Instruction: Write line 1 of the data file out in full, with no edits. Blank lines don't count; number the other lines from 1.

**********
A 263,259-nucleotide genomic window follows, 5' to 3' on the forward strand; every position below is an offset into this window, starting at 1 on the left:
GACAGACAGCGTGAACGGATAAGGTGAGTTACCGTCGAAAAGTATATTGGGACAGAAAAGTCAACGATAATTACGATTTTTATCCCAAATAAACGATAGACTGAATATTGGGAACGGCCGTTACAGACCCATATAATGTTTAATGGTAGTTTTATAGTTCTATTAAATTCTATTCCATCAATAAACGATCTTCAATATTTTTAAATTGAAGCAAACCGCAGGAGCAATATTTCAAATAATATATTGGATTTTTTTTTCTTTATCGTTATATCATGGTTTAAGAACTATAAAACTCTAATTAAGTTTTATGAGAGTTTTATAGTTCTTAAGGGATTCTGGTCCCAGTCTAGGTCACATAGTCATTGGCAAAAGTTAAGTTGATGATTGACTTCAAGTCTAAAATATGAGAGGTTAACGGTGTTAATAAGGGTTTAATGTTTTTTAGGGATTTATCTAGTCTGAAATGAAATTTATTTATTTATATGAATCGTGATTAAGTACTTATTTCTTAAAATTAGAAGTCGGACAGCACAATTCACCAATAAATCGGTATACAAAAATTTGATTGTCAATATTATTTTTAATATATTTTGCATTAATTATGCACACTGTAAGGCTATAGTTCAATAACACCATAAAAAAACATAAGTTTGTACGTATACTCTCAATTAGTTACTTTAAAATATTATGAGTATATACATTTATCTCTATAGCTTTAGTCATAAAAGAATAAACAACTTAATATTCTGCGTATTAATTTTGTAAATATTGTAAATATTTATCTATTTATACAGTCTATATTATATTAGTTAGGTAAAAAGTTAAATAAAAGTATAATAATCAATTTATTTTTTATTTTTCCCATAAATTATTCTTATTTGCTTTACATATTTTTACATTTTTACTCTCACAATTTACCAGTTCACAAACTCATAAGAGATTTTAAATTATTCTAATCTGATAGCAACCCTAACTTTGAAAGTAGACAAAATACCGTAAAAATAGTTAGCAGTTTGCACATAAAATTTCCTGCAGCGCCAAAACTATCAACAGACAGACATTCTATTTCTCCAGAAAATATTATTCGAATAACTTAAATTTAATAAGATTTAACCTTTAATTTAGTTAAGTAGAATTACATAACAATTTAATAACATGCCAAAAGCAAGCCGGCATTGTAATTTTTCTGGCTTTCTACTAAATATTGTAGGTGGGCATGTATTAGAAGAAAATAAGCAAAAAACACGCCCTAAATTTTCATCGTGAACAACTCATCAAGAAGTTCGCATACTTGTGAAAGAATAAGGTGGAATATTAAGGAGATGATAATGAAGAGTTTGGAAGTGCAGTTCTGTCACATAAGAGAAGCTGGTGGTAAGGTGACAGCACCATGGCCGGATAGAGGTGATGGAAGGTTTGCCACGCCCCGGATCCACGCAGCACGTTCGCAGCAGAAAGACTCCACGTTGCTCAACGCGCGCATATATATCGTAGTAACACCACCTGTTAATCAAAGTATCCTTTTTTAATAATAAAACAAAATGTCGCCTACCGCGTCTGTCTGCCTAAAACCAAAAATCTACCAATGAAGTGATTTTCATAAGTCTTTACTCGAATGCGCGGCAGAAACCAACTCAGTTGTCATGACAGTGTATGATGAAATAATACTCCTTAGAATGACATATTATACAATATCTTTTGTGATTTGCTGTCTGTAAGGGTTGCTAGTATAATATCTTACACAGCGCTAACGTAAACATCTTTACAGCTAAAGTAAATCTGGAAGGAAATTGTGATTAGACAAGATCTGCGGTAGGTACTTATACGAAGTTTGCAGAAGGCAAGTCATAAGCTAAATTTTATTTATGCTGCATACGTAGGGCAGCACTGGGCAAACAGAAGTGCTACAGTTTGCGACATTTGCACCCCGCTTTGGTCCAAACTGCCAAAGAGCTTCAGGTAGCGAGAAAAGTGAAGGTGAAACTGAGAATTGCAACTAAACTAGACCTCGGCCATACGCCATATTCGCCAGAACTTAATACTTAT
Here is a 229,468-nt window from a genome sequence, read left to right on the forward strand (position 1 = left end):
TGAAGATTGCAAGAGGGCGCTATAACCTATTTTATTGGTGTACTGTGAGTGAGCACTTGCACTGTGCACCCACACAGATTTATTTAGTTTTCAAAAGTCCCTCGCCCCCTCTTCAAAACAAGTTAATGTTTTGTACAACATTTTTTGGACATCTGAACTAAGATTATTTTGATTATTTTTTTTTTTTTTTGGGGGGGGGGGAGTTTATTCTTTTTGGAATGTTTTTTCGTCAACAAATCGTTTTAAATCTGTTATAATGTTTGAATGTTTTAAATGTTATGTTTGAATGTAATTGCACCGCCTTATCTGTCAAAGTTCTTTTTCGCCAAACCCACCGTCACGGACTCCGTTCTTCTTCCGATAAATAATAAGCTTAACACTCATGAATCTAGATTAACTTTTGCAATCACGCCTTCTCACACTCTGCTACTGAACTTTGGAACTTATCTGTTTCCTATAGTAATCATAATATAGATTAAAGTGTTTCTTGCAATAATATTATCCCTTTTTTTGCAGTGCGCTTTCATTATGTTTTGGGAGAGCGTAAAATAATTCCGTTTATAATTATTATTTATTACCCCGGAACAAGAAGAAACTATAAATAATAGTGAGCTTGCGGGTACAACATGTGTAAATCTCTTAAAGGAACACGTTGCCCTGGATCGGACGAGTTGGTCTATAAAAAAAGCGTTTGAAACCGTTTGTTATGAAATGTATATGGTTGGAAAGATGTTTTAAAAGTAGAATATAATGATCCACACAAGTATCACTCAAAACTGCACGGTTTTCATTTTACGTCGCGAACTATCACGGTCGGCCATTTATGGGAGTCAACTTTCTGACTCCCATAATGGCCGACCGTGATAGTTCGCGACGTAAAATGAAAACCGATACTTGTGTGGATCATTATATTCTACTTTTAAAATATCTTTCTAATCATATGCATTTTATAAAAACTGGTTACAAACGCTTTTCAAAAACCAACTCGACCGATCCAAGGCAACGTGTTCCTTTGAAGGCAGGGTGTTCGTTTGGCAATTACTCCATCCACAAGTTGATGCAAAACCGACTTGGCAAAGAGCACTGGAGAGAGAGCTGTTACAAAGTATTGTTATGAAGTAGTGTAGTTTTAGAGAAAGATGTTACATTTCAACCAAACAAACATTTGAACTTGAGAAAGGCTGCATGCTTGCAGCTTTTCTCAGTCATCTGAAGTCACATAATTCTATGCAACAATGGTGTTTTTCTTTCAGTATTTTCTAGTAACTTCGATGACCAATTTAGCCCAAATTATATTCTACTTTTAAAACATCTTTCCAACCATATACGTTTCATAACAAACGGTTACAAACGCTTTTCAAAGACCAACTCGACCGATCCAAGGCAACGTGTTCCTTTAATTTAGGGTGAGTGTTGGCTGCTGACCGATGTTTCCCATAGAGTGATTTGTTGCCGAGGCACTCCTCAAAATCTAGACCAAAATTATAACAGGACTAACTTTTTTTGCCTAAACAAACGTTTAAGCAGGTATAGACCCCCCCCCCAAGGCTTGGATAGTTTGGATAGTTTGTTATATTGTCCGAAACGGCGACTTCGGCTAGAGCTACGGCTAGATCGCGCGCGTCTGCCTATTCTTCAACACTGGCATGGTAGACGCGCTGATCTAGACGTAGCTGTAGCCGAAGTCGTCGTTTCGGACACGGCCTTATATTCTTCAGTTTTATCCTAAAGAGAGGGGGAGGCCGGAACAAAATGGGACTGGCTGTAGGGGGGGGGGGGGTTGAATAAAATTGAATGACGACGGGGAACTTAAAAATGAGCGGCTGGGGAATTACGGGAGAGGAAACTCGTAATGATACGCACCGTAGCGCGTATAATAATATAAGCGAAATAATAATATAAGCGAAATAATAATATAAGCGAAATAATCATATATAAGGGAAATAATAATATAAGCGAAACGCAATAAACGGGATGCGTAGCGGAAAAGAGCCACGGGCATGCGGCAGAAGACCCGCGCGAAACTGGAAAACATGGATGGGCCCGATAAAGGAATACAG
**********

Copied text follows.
A 263,259-nucleotide genomic window follows, 5' to 3' on the forward strand; every position below is an offset into this window, starting at 1 on the left: